The second of the four Ironman races over the weekend was Ironman Copenhagen. Coming the day after Sweden, it shares similar attributes with that race – high entry numbers, a fast course and 40 Kona slots. This year’s event appears to trend slightly slower than the course averages, but not by very much.
A slower swim, similar bike and slower run appear to be the patterns for the 2016 race. Swim times are down slightly, but run times take more of a knock. It’s enough of a change to see a rightward shift in the overall median, although the impact at the front of the age group race is less severe.
|Listed Athletes||Swim Finish||Swim DNS/DNF||Bike Finish||Bike DNF||Run Finish||Run DNF||Overall DNS/DNF|
There’s a small increase in this year’s DNF/DNS rates, with a particular shift in the run percentage. It would appear that run conditions may have been less favourable. Swim percentage also changes, but I can’t say how much of that shift comes from DNS rates versus DNF rates.
As before, the biggest difference when comparing the median splits comes on the run, where this year’s times are clearly slower. The swim also trends slightly slower, but by a less significant margin. On the bike the variation isn’t as clean cut and most age groups are comparable with previous results.
Unsurprisingly it’s a largely Danish contingent at this race, but like Sweden there’s a good mix of other nationalities. A lot of Brits were racing over the weekend.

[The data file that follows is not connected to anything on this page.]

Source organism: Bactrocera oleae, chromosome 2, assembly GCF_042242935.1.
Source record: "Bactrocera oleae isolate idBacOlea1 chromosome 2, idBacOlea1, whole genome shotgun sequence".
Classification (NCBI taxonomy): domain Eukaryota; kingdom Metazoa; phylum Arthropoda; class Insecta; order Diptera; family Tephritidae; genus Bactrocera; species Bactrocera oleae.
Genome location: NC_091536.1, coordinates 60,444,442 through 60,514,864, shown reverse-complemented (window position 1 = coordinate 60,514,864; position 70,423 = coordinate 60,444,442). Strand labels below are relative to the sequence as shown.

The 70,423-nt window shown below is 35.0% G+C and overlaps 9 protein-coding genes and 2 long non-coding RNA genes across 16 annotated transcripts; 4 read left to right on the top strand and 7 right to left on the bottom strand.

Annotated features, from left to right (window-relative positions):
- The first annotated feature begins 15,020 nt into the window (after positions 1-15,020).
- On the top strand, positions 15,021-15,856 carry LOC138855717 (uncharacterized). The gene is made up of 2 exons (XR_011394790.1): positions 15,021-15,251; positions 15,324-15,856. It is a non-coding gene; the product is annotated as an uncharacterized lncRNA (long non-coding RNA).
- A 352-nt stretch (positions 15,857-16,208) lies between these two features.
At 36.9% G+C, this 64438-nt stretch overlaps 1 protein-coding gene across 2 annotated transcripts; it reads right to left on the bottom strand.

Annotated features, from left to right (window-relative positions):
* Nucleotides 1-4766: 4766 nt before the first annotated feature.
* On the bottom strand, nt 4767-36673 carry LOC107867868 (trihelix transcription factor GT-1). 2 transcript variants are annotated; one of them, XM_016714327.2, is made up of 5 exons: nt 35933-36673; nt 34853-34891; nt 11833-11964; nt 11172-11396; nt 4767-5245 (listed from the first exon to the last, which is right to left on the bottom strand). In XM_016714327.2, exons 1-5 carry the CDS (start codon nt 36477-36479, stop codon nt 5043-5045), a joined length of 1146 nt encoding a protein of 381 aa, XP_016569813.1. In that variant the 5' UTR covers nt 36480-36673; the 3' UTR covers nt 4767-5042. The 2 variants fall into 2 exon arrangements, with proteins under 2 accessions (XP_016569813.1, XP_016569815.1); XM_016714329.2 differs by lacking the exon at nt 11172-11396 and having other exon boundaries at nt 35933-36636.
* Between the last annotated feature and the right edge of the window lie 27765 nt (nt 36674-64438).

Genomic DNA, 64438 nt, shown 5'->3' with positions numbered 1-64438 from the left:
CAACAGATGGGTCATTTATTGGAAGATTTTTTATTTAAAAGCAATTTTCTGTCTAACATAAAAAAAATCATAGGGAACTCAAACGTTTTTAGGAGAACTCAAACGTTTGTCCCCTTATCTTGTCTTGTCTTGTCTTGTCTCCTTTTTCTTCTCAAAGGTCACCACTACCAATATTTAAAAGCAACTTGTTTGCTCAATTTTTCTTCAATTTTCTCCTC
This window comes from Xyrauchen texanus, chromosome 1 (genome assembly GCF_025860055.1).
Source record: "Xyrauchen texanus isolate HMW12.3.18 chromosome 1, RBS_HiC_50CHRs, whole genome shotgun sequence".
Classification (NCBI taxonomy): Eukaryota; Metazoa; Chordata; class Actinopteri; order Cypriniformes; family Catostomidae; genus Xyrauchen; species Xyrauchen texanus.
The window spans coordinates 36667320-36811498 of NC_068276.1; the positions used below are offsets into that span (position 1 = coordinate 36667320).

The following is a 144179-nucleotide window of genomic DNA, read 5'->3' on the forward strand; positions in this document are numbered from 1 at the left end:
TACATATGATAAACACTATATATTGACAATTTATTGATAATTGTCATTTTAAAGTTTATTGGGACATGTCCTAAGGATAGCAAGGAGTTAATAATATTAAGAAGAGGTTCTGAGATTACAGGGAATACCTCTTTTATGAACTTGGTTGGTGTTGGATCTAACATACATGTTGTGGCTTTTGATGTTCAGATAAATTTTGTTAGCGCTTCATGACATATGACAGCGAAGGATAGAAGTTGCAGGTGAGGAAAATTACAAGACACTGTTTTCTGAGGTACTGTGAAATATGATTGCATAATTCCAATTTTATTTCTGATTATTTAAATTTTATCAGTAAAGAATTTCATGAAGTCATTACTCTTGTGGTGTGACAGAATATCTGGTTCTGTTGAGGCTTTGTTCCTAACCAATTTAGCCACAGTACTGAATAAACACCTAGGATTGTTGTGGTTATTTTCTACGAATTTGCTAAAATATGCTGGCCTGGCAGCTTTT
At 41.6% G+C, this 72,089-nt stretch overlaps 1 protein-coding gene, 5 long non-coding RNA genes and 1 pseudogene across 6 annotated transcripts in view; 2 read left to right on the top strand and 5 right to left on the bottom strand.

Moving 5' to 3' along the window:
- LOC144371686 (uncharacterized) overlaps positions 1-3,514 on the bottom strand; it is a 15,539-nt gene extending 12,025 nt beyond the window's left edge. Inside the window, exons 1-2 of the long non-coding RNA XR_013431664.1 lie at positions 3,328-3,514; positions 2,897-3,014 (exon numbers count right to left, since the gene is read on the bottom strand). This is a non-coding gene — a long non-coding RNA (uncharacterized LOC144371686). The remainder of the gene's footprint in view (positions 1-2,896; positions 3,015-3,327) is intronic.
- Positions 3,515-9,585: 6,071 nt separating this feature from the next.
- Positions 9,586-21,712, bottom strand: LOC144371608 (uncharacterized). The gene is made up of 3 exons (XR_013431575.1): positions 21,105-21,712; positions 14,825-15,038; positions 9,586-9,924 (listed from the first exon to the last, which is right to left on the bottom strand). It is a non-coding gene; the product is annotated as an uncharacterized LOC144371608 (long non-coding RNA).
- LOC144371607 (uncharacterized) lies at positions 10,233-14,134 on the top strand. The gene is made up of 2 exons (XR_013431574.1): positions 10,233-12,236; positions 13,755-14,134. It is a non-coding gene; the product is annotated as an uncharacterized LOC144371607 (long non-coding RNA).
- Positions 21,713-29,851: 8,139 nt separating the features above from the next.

There hasn’t been a huge variation in finishing times over the four years Copenhagen has been run as an Ironman event. It’s fair to say that while the averages for this race may have come out slower it’s not by much. Finishing times mostly fall within range of previous year’s results.
|Slots||Winner||Average Kona Qualifier||Final Qualifier|
As usual I’ve calculated slot allocations based on the athlete list and from that automatic qualifying times (numbers will vary based on start numbers and roll down). Although it doesn’t quite match Sweden this is a fast qualifier. For a number of male age group you need to finish in the low 9 hours or faster and for many female age groups you’ll need to finish comfortably under 10 hours. You can compare these times with other races on my Kona qualification page.
For the most part the top twenty finishers in each age group are close to the course averages. There are two notable exceptions: M30-34 and M35-39. In both these age groups the top finishers, those likely to claim Kona slots, were significantly faster than average. In fact, times are close or better than the best on the course. Clearly a strong field in both those divisions at this year’s race.
Overall it was business as usual in Copenhagen. Across the field times were slightly slower, but at the front of the race competition was high. It doesn’t quite match the neighbouring Swedish race, but Copenhagen remains one of the faster European courses.
You can access a spreadsheet of the full results and splits from Ironman Copenhagen 2016 on my Google Drive.
A growing collection of results and statistics for the whole Ironman race calendar.
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